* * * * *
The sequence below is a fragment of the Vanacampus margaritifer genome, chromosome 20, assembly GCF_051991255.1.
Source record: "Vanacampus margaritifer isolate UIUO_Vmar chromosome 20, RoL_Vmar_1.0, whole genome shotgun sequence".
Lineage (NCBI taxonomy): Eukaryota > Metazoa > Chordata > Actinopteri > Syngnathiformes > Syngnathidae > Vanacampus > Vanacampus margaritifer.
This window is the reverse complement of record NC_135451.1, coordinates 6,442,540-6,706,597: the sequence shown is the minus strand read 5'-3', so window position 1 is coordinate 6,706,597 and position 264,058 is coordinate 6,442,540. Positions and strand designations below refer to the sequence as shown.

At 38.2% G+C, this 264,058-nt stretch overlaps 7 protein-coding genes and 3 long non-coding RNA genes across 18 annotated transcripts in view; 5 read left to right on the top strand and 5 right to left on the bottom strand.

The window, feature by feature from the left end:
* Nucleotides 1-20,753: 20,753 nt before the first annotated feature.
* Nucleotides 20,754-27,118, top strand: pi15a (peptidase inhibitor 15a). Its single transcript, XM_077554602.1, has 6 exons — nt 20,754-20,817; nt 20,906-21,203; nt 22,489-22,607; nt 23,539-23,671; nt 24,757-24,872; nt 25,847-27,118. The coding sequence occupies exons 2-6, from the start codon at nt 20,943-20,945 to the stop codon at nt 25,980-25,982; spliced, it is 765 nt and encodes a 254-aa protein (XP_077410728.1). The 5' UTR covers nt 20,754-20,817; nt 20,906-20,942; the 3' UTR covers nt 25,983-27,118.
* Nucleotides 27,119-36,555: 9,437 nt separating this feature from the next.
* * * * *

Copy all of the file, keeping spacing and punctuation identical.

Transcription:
The sequence below is a fragment of the Vanacampus margaritifer genome, chromosome 20, assembly GCF_051991255.1.
Source record: "Vanacampus margaritifer isolate UIUO_Vmar chromosome 20, RoL_Vmar_1.0, whole genome shotgun sequence".
Lineage (NCBI taxonomy): Eukaryota > Metazoa > Chordata > Actinopteri > Syngnathiformes > Syngnathidae > Vanacampus > Vanacampus margaritifer.
This window is the reverse complement of record NC_135451.1, coordinates 6,442,540-6,706,597: the sequence shown is the minus strand read 5'-3', so window position 1 is coordinate 6,706,597 and position 264,058 is coordinate 6,442,540. Positions and strand designations below refer to the sequence as shown.

At 38.2% G+C, this 264,058-nt stretch overlaps 7 protein-coding genes and 3 long non-coding RNA genes across 18 annotated transcripts in view; 5 read left to right on the top strand and 5 right to left on the bottom strand.

The window, feature by feature from the left end:
* Nucleotides 1-20,753: 20,753 nt before the first annotated feature.
* Nucleotides 20,754-27,118, top strand: pi15a (peptidase inhibitor 15a). Its single transcript, XM_077554602.1, has 6 exons — nt 20,754-20,817; nt 20,906-21,203; nt 22,489-22,607; nt 23,539-23,671; nt 24,757-24,872; nt 25,847-27,118. The coding sequence occupies exons 2-6, from the start codon at nt 20,943-20,945 to the stop codon at nt 25,980-25,982; spliced, it is 765 nt and encodes a 254-aa protein (XP_077410728.1). The 5' UTR covers nt 20,754-20,817; nt 20,906-20,942; the 3' UTR covers nt 25,983-27,118.
* Nucleotides 27,119-36,555: 9,437 nt separating this feature from the next.